Class Struggle, No. 10
Date:1982
Organisation:Irish Workers' Group [1976]
Publication:Class Struggle
Issue:April - August 1982
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Commentary From The Cedar Lounge Revolution

4th February 2019

Many thanks to the person who forwarded this to the Archive.

This edition of Class Struggle joins others in the Archive – it dates from 1982, it encompasses a wide range of subjects in just 44 pages.

It argues that ‘Crisis Deepens for World Capitalism and Stalinism’, examines El Salvador, asks ‘Socialists and Republicans – What basis for unity in action?’. It also examines ‘Revolution and Counter-Revolution in Poland’ and closer to home looks at ‘After the Southern Elections’.

There is no editorial as such, but the article on the February 1982 General Election lays out the position of the IWG clearly. It argues that:

The February General Election… showed as starkly as ever since Partition the outright political treachery of the Labour movement leadership in the disgusting role of the LP and the silence of the TU Leaders. At the same time it warned the Irish bourgeoisie and its financial overlords that its two-party parliamentary system of hoodwink has worn precariously thin. What the elections have not done, however, despite the many claims, os to provide any alternative political voice speaking go rate real needs of the exploited and oppressed.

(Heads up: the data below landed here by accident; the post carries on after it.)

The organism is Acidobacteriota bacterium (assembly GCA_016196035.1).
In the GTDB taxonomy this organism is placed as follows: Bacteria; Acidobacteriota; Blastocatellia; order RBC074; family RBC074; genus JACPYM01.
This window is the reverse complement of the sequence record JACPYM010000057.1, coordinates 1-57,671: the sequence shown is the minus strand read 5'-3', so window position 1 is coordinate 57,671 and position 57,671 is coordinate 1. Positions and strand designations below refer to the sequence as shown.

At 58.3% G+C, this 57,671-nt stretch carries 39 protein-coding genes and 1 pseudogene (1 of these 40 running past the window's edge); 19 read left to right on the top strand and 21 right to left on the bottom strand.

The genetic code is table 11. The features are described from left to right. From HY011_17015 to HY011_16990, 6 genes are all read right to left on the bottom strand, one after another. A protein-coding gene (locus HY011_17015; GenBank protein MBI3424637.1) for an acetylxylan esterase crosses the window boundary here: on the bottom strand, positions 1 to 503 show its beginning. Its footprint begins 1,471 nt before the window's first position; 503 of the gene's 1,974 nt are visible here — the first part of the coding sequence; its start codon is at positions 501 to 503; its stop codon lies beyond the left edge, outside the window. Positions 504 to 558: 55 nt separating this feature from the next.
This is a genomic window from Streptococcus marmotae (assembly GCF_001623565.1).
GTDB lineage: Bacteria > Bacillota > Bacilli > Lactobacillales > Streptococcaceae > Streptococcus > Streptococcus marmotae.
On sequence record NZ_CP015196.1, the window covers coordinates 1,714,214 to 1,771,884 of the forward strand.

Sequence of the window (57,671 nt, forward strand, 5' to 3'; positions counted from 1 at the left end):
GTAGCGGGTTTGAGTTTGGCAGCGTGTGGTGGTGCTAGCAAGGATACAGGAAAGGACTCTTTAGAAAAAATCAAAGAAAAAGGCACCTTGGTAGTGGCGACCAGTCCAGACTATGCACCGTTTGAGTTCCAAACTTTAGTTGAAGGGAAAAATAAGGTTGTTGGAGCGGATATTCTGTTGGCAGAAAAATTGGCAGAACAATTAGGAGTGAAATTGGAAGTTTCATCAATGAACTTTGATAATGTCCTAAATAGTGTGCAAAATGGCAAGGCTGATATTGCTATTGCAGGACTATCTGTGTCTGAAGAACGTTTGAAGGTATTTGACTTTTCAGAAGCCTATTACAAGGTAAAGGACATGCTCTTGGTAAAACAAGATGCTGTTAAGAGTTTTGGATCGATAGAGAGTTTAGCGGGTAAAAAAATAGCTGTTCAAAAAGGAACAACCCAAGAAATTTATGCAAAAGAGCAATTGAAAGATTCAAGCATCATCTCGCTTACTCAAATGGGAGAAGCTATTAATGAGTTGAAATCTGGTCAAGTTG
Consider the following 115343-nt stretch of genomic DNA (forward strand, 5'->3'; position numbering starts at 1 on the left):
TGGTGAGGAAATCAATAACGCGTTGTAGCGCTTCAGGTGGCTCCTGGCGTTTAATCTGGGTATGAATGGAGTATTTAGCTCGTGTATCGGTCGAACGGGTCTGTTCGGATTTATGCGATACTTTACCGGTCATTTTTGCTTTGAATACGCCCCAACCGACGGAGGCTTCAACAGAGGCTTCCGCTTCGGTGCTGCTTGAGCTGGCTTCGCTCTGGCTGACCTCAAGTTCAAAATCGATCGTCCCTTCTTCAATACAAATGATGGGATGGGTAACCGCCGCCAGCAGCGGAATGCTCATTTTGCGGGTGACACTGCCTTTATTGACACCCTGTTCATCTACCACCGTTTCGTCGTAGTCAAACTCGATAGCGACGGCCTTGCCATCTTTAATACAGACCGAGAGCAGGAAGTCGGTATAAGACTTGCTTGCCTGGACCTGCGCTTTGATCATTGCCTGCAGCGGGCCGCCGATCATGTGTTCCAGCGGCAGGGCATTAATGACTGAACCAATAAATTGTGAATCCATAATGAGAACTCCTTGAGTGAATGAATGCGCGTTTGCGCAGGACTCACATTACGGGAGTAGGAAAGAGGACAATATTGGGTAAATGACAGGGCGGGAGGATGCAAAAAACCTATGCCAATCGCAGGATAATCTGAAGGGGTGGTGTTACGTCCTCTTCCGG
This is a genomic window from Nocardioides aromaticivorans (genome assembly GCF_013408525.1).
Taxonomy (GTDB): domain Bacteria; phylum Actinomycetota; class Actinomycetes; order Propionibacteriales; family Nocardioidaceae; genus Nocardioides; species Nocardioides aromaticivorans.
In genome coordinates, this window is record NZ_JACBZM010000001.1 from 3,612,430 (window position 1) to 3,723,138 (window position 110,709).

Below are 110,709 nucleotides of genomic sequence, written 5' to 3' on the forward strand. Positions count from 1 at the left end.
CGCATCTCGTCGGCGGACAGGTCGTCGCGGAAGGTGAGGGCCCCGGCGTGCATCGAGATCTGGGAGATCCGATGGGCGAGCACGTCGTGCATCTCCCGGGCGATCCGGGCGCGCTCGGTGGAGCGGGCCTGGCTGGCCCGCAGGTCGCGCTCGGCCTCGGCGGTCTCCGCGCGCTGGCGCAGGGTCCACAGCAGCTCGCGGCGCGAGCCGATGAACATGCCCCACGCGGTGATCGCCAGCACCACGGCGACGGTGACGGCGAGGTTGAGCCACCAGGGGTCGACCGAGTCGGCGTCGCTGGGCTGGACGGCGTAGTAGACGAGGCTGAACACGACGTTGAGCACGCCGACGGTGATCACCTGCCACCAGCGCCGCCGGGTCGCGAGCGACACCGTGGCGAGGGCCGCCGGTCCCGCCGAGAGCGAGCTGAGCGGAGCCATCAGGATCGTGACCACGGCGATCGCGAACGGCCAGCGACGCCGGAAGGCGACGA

It criticises those left of the Labour Party:

The newly elected 3 deputies of SFWP and the ‘Left’ TDS T.Gregory and J.Kemmy when faced with the chance to vote against both capitalist nominees for Taoiseach, instead pledged their support to the capitalist parties. In this they squandered a key opportunity to force the capitalist parties either to ally together as the kind of anti-working class government they obit stand for, or else to take full responsibility or another election.

The conclusion is particularly critical of Tony Gregory and argues:

Gregory’s action is one more setback in the principled and unbending struggle for a programme and party truly and independently representing all of the interests of the working class.

One small aspect of the publication is that it lists the illustrations used.

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  • By: gypsybhoy69 Tue, 05 Feb 2019 15:22:28

    Nice use of the red wedge even if it’s in black and white.

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  • By: Joe Tue, 05 Feb 2019 16:05:42

    1982. That was before the Red Wedge over in the UK with the likes of Billy Bragg and them, yes?
    So how far back does the ‘red wedge’ image or idea go back in the history of socialist graphics? [Your thesis must not exceed 20,000 words and will be run through the usual anti-plagiarism programmes].

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  • By: terrymdunne Tue, 05 Feb 2019 18:33:48

    It originates with a soviet civil war poster doesn’t it?

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  • By: Joe Tue, 05 Feb 2019 18:51:32

    Cool. Thanks. I don’t know but I’ll google.

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  • By: Joe Tue, 05 Feb 2019 18:53:31

    Reply on the CLR